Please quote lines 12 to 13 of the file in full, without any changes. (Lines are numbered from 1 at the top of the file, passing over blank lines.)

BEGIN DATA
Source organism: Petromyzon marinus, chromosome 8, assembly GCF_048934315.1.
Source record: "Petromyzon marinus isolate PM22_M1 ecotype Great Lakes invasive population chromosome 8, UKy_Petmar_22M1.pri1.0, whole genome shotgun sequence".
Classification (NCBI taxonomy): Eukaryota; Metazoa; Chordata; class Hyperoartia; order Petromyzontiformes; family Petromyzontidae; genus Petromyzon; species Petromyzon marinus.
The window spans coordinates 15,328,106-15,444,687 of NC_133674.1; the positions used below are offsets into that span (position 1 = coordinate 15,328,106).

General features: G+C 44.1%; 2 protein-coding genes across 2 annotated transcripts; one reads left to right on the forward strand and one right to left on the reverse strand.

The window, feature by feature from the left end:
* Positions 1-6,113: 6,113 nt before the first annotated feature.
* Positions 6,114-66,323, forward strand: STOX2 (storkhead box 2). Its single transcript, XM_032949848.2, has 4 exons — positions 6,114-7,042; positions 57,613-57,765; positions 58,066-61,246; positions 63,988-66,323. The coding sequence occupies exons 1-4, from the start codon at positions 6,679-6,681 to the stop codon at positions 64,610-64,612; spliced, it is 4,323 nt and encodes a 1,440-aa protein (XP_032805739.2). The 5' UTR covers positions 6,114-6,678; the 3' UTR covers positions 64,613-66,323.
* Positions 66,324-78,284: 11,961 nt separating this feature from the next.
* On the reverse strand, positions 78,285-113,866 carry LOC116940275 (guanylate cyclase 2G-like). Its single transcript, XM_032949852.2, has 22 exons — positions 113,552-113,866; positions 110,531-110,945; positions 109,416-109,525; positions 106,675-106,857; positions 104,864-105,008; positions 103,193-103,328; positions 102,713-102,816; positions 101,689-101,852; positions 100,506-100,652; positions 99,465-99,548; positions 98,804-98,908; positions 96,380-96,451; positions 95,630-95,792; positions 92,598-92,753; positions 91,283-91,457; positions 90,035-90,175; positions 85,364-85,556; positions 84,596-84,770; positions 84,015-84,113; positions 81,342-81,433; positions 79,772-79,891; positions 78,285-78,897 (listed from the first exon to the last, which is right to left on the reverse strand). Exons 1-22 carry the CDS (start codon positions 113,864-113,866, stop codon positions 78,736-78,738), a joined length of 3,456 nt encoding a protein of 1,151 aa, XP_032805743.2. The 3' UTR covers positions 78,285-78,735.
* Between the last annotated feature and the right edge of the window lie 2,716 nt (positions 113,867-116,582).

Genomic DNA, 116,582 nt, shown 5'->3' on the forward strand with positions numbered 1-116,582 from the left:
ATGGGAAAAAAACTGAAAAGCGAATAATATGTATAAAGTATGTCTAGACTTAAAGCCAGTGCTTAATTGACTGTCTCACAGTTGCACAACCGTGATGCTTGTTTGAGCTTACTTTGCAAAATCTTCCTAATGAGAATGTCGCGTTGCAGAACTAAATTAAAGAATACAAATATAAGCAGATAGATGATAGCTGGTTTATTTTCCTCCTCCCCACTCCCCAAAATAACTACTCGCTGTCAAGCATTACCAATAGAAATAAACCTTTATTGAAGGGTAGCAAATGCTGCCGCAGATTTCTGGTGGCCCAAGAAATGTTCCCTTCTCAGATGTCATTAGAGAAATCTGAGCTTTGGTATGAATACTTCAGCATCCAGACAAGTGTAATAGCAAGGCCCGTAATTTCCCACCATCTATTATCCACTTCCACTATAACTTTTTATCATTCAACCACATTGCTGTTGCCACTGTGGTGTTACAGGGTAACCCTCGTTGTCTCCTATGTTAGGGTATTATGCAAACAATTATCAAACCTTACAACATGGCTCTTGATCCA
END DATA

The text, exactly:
Genomic DNA, 116,582 nt, shown 5'->3' on the forward strand with positions numbered 1-116,582 from the left:
ATGGGAAAAAAACTGAAAAGCGAATAATATGTATAAAGTATGTCTAGACTTAAAGCCAGTGCTTAATTGACTGTCTCACAGTTGCACAACCGTGATGCTTGTTTGAGCTTACTTTGCAAAATCTTCCTAATGAGAATGTCGCGTTGCAGAACTAAATTAAAGAATACAAATATAAGCAGATAGATGATAGCTGGTTTATTTTCCTCCTCCCCACTCCCCAAAATAACTACTCGCTGTCAAGCATTACCAATAGAAATAAACCTTTATTGAAGGGTAGCAAATGCTGCCGCAGATTTCTGGTGGCCCAAGAAATGTTCCCTTCTCAGATGTCATTAGAGAAATCTGAGCTTTGGTATGAATACTTCAGCATCCAGACAAGTGTAATAGCAAGGCCCGTAATTTCCCACCATCTATTATCCACTTCCACTATAACTTTTTATCATTCAACCACATTGCTGTTGCCACTGTGGTGTTACAGGGTAACCCTCGTTGTCTCCTATGTTAGGGTATTATGCAAACAATTATCAAACCTTACAACATGGCTCTTGATCCA